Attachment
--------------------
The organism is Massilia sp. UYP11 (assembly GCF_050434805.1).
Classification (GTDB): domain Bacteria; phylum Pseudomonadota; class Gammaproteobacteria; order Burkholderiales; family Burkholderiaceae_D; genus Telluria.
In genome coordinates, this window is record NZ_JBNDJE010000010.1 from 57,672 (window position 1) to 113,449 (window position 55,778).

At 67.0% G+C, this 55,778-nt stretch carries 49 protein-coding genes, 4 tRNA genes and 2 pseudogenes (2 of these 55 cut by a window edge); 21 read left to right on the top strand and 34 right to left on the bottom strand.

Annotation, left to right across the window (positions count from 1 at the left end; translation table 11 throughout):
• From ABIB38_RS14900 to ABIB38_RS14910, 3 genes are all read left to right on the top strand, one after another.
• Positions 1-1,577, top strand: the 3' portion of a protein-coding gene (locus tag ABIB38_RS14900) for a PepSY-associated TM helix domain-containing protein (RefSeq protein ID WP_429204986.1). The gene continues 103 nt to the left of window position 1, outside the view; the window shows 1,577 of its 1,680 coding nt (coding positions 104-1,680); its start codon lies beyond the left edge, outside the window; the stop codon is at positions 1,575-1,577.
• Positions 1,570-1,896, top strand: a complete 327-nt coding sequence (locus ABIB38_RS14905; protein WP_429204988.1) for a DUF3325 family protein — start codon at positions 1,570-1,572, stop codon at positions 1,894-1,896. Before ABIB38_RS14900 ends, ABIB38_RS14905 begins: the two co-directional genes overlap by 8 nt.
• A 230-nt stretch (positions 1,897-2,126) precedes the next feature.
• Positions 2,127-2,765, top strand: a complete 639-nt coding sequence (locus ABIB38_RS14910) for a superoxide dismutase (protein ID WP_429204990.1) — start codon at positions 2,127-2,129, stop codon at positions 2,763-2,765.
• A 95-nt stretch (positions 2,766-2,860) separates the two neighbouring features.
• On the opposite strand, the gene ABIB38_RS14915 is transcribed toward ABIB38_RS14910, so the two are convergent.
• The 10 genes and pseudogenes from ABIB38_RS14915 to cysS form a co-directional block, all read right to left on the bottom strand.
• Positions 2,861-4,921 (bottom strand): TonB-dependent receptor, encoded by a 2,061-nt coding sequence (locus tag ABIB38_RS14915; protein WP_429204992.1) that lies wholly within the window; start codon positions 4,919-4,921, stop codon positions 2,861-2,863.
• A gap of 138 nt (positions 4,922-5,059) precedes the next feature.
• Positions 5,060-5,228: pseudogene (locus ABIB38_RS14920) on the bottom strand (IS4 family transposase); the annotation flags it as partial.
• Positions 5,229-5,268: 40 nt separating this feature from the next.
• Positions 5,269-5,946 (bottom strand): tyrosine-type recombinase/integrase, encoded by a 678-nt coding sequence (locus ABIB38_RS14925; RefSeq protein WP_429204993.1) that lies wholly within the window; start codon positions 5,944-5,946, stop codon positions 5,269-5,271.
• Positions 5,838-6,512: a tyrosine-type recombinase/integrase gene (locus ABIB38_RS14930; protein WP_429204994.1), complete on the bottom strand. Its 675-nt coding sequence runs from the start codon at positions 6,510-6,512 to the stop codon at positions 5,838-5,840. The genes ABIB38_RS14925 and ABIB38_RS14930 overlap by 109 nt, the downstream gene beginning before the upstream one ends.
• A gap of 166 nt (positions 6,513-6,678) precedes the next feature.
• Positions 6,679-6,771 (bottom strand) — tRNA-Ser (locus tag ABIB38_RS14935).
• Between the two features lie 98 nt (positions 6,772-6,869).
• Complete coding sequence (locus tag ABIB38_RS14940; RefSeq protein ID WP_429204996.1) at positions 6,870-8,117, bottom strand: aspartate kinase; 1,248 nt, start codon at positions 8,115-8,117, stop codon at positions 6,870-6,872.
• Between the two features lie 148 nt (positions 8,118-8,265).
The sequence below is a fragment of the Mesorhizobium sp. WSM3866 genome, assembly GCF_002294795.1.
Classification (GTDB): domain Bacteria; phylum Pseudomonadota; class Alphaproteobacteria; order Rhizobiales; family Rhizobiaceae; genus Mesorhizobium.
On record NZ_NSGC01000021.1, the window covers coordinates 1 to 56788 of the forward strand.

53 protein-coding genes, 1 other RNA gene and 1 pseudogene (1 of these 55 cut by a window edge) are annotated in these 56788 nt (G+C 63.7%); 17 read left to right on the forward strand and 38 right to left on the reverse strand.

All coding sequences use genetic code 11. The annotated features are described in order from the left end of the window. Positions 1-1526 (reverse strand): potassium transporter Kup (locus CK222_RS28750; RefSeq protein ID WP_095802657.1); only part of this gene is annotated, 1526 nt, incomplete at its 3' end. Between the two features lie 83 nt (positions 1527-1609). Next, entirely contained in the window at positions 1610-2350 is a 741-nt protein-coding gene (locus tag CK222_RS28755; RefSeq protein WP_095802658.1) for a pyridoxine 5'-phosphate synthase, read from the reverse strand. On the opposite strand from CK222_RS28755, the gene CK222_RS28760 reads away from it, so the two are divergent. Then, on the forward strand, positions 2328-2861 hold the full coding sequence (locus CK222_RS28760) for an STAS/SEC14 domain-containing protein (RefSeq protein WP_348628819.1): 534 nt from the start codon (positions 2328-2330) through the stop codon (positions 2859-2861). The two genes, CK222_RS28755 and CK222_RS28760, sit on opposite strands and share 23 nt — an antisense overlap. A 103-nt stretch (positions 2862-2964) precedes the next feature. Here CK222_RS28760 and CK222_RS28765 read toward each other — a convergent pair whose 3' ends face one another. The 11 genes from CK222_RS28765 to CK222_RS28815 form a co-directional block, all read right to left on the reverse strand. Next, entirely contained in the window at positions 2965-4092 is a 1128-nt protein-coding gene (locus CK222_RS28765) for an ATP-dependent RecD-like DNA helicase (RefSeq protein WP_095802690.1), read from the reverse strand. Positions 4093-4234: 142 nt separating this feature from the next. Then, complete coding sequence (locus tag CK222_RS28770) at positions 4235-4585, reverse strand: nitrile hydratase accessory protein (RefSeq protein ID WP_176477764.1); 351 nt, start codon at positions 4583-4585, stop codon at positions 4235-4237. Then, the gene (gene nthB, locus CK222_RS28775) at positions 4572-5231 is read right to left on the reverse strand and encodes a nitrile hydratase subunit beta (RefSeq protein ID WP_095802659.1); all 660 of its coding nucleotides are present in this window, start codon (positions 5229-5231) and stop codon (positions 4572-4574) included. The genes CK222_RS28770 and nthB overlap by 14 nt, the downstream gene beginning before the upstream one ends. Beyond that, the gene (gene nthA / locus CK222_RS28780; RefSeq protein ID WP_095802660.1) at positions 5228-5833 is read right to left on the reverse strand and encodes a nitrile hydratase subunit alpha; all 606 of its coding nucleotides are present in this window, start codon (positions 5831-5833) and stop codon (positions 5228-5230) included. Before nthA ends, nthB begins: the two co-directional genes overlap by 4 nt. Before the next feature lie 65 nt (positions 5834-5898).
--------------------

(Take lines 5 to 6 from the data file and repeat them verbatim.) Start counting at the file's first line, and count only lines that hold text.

Annotation, left to right across the window (positions count from 1 at the left end; translation table 11 throughout):
• From ABIB38_RS14900 to ABIB38_RS14910, 3 genes are all read left to right on the top strand, one after another.